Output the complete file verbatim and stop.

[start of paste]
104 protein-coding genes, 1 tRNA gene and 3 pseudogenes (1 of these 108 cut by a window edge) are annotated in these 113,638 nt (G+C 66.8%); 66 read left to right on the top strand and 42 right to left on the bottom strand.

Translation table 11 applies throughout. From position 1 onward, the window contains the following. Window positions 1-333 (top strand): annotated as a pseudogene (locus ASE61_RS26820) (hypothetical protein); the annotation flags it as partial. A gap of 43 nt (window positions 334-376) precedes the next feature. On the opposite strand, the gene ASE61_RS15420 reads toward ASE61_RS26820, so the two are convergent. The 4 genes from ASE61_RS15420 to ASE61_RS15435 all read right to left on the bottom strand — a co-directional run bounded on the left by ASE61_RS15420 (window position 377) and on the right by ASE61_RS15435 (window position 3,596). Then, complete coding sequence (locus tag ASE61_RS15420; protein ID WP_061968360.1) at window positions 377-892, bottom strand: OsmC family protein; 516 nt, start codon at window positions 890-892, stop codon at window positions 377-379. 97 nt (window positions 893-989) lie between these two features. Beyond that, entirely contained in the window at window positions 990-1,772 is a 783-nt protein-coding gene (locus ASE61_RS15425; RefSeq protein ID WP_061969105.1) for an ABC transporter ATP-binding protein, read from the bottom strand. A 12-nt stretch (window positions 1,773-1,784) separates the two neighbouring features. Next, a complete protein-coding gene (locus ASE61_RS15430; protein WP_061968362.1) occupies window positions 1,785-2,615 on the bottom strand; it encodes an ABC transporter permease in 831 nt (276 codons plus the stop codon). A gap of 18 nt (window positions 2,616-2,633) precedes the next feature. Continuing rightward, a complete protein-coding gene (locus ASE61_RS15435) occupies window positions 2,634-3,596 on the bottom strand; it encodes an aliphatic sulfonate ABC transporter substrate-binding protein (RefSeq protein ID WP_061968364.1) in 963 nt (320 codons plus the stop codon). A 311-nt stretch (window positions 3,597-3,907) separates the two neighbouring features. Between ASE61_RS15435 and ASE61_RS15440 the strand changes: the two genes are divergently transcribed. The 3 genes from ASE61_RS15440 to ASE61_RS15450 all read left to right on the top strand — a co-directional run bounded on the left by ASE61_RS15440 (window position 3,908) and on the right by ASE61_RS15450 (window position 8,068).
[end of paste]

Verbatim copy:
104 protein-coding genes, 1 tRNA gene and 3 pseudogenes (1 of these 108 cut by a window edge) are annotated in these 113,638 nt (G+C 66.8%); 66 read left to right on the top strand and 42 right to left on the bottom strand.

Translation table 11 applies throughout. From position 1 onward, the window contains the following. Window positions 1-333 (top strand): annotated as a pseudogene (locus ASE61_RS26820) (hypothetical protein); the annotation flags it as partial. A gap of 43 nt (window positions 334-376) precedes the next feature. On the opposite strand, the gene ASE61_RS15420 reads toward ASE61_RS26820, so the two are convergent. The 4 genes from ASE61_RS15420 to ASE61_RS15435 all read right to left on the bottom strand — a co-directional run bounded on the left by ASE61_RS15420 (window position 377) and on the right by ASE61_RS15435 (window position 3,596). Then, complete coding sequence (locus tag ASE61_RS15420; protein ID WP_061968360.1) at window positions 377-892, bottom strand: OsmC family protein; 516 nt, start codon at window positions 890-892, stop codon at window positions 377-379. 97 nt (window positions 893-989) lie between these two features. Beyond that, entirely contained in the window at window positions 990-1,772 is a 783-nt protein-coding gene (locus ASE61_RS15425; RefSeq protein ID WP_061969105.1) for an ABC transporter ATP-binding protein, read from the bottom strand. A 12-nt stretch (window positions 1,773-1,784) separates the two neighbouring features. Next, a complete protein-coding gene (locus ASE61_RS15430; protein WP_061968362.1) occupies window positions 1,785-2,615 on the bottom strand; it encodes an ABC transporter permease in 831 nt (276 codons plus the stop codon). A gap of 18 nt (window positions 2,616-2,633) precedes the next feature. Continuing rightward, a complete protein-coding gene (locus ASE61_RS15435) occupies window positions 2,634-3,596 on the bottom strand; it encodes an aliphatic sulfonate ABC transporter substrate-binding protein (RefSeq protein ID WP_061968364.1) in 963 nt (320 codons plus the stop codon). A 311-nt stretch (window positions 3,597-3,907) separates the two neighbouring features. Between ASE61_RS15435 and ASE61_RS15440 the strand changes: the two genes are divergently transcribed. The 3 genes from ASE61_RS15440 to ASE61_RS15450 all read left to right on the top strand — a co-directional run bounded on the left by ASE61_RS15440 (window position 3,908) and on the right by ASE61_RS15450 (window position 8,068).